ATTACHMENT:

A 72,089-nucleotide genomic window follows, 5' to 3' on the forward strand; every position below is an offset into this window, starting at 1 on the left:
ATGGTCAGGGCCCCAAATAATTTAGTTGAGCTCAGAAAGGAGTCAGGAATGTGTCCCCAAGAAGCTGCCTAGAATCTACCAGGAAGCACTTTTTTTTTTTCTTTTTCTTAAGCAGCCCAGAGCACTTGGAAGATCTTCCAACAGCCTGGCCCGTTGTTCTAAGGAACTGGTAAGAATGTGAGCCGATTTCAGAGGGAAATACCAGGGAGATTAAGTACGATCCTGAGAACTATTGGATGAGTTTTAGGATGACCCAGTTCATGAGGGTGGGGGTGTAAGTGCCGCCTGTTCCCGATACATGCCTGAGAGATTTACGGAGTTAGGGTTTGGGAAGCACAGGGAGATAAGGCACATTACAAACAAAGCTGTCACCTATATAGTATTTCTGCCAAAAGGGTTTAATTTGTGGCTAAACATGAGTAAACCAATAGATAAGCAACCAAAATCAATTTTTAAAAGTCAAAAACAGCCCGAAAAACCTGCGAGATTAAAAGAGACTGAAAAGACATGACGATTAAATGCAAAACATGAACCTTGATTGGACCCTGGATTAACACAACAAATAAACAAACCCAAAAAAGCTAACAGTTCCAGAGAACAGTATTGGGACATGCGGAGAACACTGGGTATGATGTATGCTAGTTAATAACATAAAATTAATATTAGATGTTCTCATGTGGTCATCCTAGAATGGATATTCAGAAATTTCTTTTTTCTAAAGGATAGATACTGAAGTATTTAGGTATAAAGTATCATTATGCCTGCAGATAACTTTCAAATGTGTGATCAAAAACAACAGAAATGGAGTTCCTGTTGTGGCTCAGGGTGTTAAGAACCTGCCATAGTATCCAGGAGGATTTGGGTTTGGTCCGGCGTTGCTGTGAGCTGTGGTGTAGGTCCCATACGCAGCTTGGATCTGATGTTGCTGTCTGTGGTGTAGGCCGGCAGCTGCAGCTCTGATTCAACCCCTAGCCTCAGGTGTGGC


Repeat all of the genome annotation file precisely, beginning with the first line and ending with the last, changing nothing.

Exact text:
A 72,089-nucleotide genomic window follows, 5' to 3' on the forward strand; every position below is an offset into this window, starting at 1 on the left:
ATGGTCAGGGCCCCAAATAATTTAGTTGAGCTCAGAAAGGAGTCAGGAATGTGTCCCCAAGAAGCTGCCTAGAATCTACCAGGAAGCACTTTTTTTTTTTCTTTTTCTTAAGCAGCCCAGAGCACTTGGAAGATCTTCCAACAGCCTGGCCCGTTGTTCTAAGGAACTGGTAAGAATGTGAGCCGATTTCAGAGGGAAATACCAGGGAGATTAAGTACGATCCTGAGAACTATTGGATGAGTTTTAGGATGACCCAGTTCATGAGGGTGGGGGTGTAAGTGCCGCCTGTTCCCGATACATGCCTGAGAGATTTACGGAGTTAGGGTTTGGGAAGCACAGGGAGATAAGGCACATTACAAACAAAGCTGTCACCTATATAGTATTTCTGCCAAAAGGGTTTAATTTGTGGCTAAACATGAGTAAACCAATAGATAAGCAACCAAAATCAATTTTTAAAAGTCAAAAACAGCCCGAAAAACCTGCGAGATTAAAAGAGACTGAAAAGACATGACGATTAAATGCAAAACATGAACCTTGATTGGACCCTGGATTAACACAACAAATAAACAAACCCAAAAAAGCTAACAGTTCCAGAGAACAGTATTGGGACATGCGGAGAACACTGGGTATGATGTATGCTAGTTAATAACATAAAATTAATATTAGATGTTCTCATGTGGTCATCCTAGAATGGATATTCAGAAATTTCTTTTTTCTAAAGGATAGATACTGAAGTATTTAGGTATAAAGTATCATTATGCCTGCAGATAACTTTCAAATGTGTGATCAAAAACAACAGAAATGGAGTTCCTGTTGTGGCTCAGGGTGTTAAGAACCTGCCATAGTATCCAGGAGGATTTGGGTTTGGTCCGGCGTTGCTGTGAGCTGTGGTGTAGGTCCCATACGCAGCTTGGATCTGATGTTGCTGTCTGTGGTGTAGGCCGGCAGCTGCAGCTCTGATTCAACCCCTAGCCTCAGGTGTGGC